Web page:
Known as ‘sonolithography’, the technology is the work of scientists at the Universities of Bath and Bristol. It uses commercially available transducers and electronics in combination with computer algorithms to manipulate ultrasonic acoustic fields, laying down precise and repeatable patterns of microscopic aerosol droplets on a substrate.
“The power of ultrasound has already been shown to levitate small particles,” said Professor Mike Fraser from Bath’s Department of Computer Science.
“We are excited to have hugely expanded the range of applications by patterning dense clouds of material in air at scale and being able to algorithmically control how the material settles into shapes.”
In a paper published in Advanced Materials Technologies, the researchers outline how the technique could be adapted for a variety of different printing technologies. As the soundwave technology manipulates particles in mid-air without ‘physical’ contact, sonolithography is ideally suited to biofabrication, where tissue and cells are printed for advanced medical treatments.
“Sonolithography enables gentle, non-contact and rapid patterning of cells and biomaterials on surfaces,” said lead author Dr Jenna Shapiro, research associate in the School of Cellular and Molecular Medicine at Bristol University.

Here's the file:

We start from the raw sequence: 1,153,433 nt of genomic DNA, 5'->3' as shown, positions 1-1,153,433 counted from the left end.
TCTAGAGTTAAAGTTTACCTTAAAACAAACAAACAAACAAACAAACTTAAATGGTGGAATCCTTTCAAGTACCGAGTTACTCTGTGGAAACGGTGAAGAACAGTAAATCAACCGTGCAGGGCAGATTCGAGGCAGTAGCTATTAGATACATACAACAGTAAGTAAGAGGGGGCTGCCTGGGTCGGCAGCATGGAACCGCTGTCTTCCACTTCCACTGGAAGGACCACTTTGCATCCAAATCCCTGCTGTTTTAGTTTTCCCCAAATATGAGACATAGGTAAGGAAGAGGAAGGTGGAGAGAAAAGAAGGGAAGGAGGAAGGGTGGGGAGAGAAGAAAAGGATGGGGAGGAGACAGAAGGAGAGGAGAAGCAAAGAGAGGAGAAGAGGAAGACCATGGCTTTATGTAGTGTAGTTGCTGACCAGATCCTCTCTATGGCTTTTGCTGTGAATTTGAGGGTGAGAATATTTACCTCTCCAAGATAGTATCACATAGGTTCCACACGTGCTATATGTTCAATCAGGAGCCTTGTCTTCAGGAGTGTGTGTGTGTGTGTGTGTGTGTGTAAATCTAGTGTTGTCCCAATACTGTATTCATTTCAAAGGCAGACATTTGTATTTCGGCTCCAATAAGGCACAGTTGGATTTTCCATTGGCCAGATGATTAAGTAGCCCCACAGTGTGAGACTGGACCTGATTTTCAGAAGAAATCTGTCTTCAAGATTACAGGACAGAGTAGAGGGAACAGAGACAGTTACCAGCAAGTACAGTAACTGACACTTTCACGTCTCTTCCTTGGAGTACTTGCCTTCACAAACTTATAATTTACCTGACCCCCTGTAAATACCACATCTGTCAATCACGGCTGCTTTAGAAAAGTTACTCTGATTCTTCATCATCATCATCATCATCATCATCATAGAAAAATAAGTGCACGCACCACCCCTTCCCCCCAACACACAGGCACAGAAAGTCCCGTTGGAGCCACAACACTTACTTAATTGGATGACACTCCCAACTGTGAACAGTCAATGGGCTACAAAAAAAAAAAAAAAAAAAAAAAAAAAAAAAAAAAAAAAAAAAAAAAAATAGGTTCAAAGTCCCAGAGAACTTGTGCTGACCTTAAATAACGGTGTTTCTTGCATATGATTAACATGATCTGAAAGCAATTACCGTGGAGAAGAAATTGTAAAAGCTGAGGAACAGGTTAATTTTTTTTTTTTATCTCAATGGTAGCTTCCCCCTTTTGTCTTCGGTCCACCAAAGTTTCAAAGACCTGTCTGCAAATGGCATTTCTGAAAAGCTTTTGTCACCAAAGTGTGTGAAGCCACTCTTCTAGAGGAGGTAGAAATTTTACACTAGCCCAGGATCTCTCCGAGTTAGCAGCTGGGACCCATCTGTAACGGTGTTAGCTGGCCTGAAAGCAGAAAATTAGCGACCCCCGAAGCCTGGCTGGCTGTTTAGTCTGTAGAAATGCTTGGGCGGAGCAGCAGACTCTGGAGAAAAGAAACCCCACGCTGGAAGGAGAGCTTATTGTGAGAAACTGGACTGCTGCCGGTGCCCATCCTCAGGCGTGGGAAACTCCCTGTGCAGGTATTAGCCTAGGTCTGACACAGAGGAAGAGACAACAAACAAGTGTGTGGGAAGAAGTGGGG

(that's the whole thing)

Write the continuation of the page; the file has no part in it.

“Tissue engineering can use biofabrication methods to build defined structures of cells and materials. We are adding a new technique to the biofabrication toolbox.”
Bruce Drinkwater, Professor of Ultrasonics in Bristol University's Department of Mechanical Engineering, added: “The objects we are manipulating are the size of water drops in clouds. It’s incredibly exciting to be able to move such small things with such fine control. This could allow us to direct aerosol sprays with unheard-of precision, with applications such as drug delivery or wound healing.”
Beyond its applications in biomedicine, the team has shown the soundwave technique to be applicable to a variety of materials. Another particular area of interest is printed electronics, where ultrasonics can be used to arrange conductive inks into circuits and components.